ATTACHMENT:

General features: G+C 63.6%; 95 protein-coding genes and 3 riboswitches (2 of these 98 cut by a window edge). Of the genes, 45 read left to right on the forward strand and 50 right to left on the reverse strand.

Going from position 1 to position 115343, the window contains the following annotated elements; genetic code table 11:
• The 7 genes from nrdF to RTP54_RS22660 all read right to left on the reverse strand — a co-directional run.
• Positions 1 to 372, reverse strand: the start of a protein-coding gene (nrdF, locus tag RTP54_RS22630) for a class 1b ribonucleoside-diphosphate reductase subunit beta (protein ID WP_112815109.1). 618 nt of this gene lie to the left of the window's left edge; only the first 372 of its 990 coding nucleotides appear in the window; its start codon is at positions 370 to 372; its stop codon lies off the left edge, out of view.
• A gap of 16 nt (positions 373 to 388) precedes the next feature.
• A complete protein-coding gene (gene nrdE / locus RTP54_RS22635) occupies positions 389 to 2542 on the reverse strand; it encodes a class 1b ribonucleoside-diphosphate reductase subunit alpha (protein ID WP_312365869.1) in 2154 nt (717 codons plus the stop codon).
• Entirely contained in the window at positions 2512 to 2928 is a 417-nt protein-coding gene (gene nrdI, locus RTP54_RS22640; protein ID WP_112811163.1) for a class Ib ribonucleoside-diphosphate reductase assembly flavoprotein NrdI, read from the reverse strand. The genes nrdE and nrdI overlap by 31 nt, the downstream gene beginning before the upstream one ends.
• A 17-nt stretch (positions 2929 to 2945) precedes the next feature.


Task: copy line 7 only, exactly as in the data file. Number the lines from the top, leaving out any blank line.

• Entirely contained in the window at positions 2512 to 2928 is a 417-nt protein-coding gene (gene nrdI, locus RTP54_RS22640; protein ID WP_112811163.1) for a class Ib ribonucleoside-diphosphate reductase assembly flavoprotein NrdI, read from the reverse strand. The genes nrdE and nrdI overlap by 31 nt, the downstream gene beginning before the upstream one ends.